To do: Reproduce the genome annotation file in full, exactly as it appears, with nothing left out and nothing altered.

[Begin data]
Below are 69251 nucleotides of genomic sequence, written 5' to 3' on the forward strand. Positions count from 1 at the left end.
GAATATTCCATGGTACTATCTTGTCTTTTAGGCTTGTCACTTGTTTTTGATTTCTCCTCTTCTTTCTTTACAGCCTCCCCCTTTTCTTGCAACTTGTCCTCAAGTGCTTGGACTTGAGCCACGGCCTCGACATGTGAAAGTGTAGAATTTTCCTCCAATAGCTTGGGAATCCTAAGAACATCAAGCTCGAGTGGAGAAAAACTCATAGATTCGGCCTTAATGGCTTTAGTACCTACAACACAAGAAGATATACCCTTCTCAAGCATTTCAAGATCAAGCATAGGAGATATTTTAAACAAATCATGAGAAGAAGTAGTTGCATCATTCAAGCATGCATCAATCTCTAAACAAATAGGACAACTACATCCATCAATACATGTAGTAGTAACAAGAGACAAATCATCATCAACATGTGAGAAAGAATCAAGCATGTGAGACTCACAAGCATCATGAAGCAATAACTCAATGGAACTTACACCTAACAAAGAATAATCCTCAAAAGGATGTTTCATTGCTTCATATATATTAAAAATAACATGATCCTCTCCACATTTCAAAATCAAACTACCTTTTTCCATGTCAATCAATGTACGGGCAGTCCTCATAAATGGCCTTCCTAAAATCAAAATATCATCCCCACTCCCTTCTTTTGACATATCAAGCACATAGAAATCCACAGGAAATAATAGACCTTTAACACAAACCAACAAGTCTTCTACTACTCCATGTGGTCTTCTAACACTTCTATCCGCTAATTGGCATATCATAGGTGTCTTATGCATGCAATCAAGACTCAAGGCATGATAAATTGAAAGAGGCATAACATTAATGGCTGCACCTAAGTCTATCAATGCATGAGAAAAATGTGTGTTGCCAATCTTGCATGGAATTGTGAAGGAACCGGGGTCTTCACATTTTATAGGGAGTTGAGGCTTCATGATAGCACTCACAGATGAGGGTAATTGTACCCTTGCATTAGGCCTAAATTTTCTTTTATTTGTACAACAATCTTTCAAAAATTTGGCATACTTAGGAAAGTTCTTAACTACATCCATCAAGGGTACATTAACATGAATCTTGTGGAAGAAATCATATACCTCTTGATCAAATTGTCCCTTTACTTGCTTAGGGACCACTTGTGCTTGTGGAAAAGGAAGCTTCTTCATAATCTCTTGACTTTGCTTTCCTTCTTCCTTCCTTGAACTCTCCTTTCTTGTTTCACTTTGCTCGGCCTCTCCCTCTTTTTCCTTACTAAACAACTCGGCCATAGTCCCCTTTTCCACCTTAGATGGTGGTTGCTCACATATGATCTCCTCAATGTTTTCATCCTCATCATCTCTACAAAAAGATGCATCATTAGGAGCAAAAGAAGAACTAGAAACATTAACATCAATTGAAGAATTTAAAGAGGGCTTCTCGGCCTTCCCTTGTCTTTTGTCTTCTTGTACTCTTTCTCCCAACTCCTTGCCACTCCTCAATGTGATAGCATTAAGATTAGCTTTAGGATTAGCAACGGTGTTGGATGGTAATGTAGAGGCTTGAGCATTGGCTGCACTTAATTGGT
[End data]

Below are 69251 nucleotides of genomic sequence, written 5' to 3' on the forward strand. Positions count from 1 at the left end.
GAATATTCCATGGTACTATCTTGTCTTTTAGGCTTGTCACTTGTTTTTGATTTCTCCTCTTCTTTCTTTACAGCCTCCCCCTTTTCTTGCAACTTGTCCTCAAGTGCTTGGACTTGAGCCACGGCCTCGACATGTGAAAGTGTAGAATTTTCCTCCAATAGCTTGGGAATCCTAAGAACATCAAGCTCGAGTGGAGAAAAACTCATAGATTCGGCCTTAATGGCTTTAGTACCTACAACACAAGAAGATATACCCTTCTCAAGCATTTCAAGATCAAGCATAGGAGATATTTTAAACAAATCATGAGAAGAAGTAGTTGCATCATTCAAGCATGCATCAATCTCTAAACAAATAGGACAACTACATCCATCAATACATGTAGTAGTAACAAGAGACAAATCATCATCAACATGTGAGAAAGAATCAAGCATGTGAGACTCACAAGCATCATGAAGCAATAACTCAATGGAACTTACACCTAACAAAGAATAATCCTCAAAAGGATGTTTCATTGCTTCATATATATTAAAAATAACATGATCCTCTCCACATTTCAAAATCAAACTACCTTTTTCCATGTCAATCAATGTACGGGCAGTCCTCATAAATGGCCTTCCTAAAATCAAAATATCATCCCCACTCCCTTCTTTTGACATATCAAGCACATAGAAATCCACAGGAAATAATAGACCTTTAACACAAACCAACAAGTCTTCTACTACTCCATGTGGTCTTCTAACACTTCTATCCGCTAATTGGCATATCATAGGTGTCTTATGCATGCAATCAAGACTCAAGGCATGATAAATTGAAAGAGGCATAACATTAATGGCTGCACCTAAGTCTATCAATGCATGAGAAAAATGTGTGTTGCCAATCTTGCATGGAATTGTGAAGGAACCGGGGTCTTCACATTTTATAGGGAGTTGAGGCTTCATGATAGCACTCACAGATGAGGGTAATTGTACCCTTGCATTAGGCCTAAATTTTCTTTTATTTGTACAACAATCTTTCAAAAATTTGGCATACTTAGGAAAGTTCTTAACTACATCCATCAAGGGTACATTAACATGAATCTTGTGGAAGAAATCATATACCTCTTGATCAAATTGTCCCTTTACTTGCTTAGGGACCACTTGTGCTTGTGGAAAAGGAAGCTTCTTCATAATCTCTTGACTTTGCTTTCCTTCTTCCTTCCTTGAACTCTCCTTTCTTGTTTCACTTTGCTCGGCCTCTCCCTCTTTTTCCTTACTAAACAACTCGGCCATAGTCCCCTTTTCCACCTTAGATGGTGGTTGCTCACATATGATCTCCTCAATGTTTTCATCCTCATCATCTCTACAAAAAGATGCATCATTAGGAGCAAAAGAAGAACTAGAAACATTAACATCAATTGAAGAATTTAAAGAGGGCTTCTCGGCCTTCCCTTGTCTTTTGTCTTCTTGTACTCTTTCTCCCAACTCCTTGCCACTCCTCAATGTGATAGCATTAAGATTAGCTTTAGGATTAGCAACGGTGTTGGATGGTAATGTAGAGGCTTGAGCATTGGCTGCACTTAATTGGT